A local landlord will pay the City of Santa Monica $65,000 to settle accusations of tenant harassment and illegal eviction in a rent-controlled apartment. 

The Santa Monica City Attorney’s Office Public Rights Division announced a stipulated judgment and injunction against defendants Ross Vaisburd, Empresa Real Alta California LLC, 848 18th Street LLC, Rolana Serebryanaya, and Rolana Serebryanaya’s Trust requiring payment of $65,000 to the City for tenants’ restitution and costs, two years of required property management training, reporting all evictions and lawsuits in Santa Monica to the City Attorney’s office for the next year and providing City-approved disclosures meeting state law requirements to all tenants in Santa Monica properties.  

The City filed a lawsuit against the defendants in April of last year alleging that the landlord used fraudulent and coercive tactics to attempt to force a family to leave their home after the tenants asked for repairs and maintenance work. According to a statement provided by the City, only after the tenants vacated did the landlord make the requested repairs and remodel the apartment, subsequently listing the unit for a much higher rent. 

The lawsuit alleged that the landlord’s misconduct included: 

Using delay tactics in responding to tenants’ repeated requests for repairs to address lack of hot water, black wastewater in the bathroom, broken outside lighting, and a fly infestation.  

When tenants sought to correct a rent payment issue, the property manager told them to wait to pay and refused to answer questions about how to pay. The landlord then brought an eviction lawsuit without providing the legally required eviction notice.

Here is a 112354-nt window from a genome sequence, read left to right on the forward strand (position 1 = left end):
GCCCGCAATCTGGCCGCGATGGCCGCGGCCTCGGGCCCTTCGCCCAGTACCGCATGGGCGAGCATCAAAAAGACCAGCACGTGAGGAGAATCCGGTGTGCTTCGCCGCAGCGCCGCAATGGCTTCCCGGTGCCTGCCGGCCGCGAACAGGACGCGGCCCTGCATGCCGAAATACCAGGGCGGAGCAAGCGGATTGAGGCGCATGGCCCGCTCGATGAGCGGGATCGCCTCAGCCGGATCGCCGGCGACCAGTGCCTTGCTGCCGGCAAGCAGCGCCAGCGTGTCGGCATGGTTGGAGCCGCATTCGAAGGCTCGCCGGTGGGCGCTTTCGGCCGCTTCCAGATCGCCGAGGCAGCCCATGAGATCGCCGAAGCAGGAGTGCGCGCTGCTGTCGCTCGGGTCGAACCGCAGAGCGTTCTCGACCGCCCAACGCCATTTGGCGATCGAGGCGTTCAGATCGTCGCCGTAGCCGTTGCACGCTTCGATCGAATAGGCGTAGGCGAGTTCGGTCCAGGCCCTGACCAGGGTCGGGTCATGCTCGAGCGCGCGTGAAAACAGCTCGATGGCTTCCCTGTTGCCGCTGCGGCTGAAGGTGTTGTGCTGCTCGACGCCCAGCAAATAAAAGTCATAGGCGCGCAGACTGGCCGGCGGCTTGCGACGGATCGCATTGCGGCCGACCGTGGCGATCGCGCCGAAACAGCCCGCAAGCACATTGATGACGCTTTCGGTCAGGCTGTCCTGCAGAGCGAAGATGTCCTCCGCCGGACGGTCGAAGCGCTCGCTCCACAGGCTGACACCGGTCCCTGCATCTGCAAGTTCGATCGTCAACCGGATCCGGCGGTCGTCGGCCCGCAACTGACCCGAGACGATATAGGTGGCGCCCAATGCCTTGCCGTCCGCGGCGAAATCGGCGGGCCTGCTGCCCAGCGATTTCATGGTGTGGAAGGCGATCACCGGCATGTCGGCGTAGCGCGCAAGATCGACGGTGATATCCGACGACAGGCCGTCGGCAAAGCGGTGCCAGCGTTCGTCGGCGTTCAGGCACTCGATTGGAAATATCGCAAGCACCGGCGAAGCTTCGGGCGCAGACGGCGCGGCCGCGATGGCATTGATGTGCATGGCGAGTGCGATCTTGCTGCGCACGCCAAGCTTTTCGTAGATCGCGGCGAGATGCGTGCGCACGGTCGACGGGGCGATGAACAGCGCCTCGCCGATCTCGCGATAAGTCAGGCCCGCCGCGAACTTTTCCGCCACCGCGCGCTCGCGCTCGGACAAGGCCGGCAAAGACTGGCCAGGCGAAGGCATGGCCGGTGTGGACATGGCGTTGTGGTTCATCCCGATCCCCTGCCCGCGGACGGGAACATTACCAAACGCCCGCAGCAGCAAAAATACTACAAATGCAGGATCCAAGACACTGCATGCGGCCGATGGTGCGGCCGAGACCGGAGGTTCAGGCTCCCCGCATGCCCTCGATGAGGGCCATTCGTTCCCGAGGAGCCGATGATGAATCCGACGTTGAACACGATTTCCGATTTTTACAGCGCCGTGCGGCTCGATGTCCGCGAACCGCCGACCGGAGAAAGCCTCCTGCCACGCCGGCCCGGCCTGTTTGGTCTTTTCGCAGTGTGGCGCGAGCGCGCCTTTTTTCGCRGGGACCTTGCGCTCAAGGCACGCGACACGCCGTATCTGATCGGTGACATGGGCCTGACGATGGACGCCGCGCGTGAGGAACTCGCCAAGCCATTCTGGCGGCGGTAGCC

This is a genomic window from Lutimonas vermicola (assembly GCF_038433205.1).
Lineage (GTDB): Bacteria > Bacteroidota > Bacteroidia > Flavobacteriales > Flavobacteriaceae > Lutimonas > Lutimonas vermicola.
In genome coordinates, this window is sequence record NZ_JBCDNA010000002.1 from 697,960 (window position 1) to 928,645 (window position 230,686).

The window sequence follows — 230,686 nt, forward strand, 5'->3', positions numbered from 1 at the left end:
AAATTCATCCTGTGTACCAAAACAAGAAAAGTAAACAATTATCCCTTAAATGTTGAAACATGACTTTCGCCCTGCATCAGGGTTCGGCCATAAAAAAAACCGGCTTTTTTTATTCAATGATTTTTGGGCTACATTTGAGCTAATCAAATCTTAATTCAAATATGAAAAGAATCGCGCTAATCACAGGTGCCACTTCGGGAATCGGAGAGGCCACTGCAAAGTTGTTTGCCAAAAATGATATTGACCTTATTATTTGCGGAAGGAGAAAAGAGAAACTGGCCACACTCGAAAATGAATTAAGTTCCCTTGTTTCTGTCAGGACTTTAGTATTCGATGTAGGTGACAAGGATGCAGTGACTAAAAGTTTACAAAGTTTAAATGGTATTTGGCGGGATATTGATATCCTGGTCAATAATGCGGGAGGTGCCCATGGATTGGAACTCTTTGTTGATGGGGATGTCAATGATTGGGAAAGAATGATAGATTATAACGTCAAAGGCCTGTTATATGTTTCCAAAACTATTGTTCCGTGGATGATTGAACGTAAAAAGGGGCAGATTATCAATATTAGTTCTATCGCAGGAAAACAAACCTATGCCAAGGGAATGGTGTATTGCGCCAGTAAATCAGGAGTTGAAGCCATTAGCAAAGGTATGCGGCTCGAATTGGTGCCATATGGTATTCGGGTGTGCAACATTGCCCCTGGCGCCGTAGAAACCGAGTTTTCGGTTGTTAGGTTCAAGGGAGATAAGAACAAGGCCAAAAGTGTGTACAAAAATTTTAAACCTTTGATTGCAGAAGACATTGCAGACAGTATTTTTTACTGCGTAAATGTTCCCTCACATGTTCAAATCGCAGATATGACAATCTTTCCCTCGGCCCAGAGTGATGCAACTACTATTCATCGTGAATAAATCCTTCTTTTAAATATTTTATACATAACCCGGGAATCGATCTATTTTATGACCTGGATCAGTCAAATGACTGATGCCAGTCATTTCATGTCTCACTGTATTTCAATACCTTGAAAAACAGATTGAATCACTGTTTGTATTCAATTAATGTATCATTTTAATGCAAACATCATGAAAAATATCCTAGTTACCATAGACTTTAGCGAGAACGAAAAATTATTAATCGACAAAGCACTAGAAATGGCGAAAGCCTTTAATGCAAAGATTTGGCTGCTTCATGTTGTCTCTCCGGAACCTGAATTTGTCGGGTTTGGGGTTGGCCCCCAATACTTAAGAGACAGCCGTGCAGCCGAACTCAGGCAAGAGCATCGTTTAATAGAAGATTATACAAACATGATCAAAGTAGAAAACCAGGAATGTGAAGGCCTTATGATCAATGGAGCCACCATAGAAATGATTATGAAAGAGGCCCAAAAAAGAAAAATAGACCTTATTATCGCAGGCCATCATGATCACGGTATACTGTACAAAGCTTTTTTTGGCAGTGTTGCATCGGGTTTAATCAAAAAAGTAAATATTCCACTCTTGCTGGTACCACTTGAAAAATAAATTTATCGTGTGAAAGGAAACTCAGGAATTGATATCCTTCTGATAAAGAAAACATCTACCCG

Refusing to provide their contact information, as required by law, so the tenants could not reach them when the property manager told them to wait to pay their rent and did not answer their questions about how and whom to pay.  

In agreeing to the stipulated judgment, the defendants did not admit to any wrongdoing.  

“Protecting tenants’ rights is a fundamental part of what we do,” said City Attorney Douglas Sloan. “We expect both landlords and tenants to play by the rules, and when landlords abuse their position, the City’s Tenant Harassment Ordinance ensures accountability.”  

The City’s Tenant Harassment Ordinance prohibits a landlord from trying to influence tenants to vacate through fraud, intimidation, or coercion, and from attempting evictions that are untenable under the law and facts of the case. Any questions or complaints should be directed to the Public Rights Division at (310) 458-8336. 

editor@smdp.com